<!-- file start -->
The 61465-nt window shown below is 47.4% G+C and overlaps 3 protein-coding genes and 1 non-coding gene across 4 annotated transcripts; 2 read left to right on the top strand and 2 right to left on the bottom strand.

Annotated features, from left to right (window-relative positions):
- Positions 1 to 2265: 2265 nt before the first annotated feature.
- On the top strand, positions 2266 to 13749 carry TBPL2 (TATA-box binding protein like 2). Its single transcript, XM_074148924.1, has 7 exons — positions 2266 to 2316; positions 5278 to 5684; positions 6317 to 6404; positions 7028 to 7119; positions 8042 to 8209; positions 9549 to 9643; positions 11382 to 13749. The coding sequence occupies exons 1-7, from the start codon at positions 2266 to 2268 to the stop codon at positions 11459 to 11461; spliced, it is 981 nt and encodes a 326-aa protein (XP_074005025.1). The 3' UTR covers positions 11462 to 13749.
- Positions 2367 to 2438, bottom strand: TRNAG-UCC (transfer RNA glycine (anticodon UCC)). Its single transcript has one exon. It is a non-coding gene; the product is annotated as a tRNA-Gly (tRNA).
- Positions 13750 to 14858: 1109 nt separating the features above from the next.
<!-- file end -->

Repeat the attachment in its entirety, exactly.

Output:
The 61465-nt window shown below is 47.4% G+C and overlaps 3 protein-coding genes and 1 non-coding gene across 4 annotated transcripts; 2 read left to right on the top strand and 2 right to left on the bottom strand.

Annotated features, from left to right (window-relative positions):
- Positions 1 to 2265: 2265 nt before the first annotated feature.
- On the top strand, positions 2266 to 13749 carry TBPL2 (TATA-box binding protein like 2). Its single transcript, XM_074148924.1, has 7 exons — positions 2266 to 2316; positions 5278 to 5684; positions 6317 to 6404; positions 7028 to 7119; positions 8042 to 8209; positions 9549 to 9643; positions 11382 to 13749. The coding sequence occupies exons 1-7, from the start codon at positions 2266 to 2268 to the stop codon at positions 11459 to 11461; spliced, it is 981 nt and encodes a 326-aa protein (XP_074005025.1). The 3' UTR covers positions 11462 to 13749.
- Positions 2367 to 2438, bottom strand: TRNAG-UCC (transfer RNA glycine (anticodon UCC)). Its single transcript has one exon. It is a non-coding gene; the product is annotated as a tRNA-Gly (tRNA).
- Positions 13750 to 14858: 1109 nt separating the features above from the next.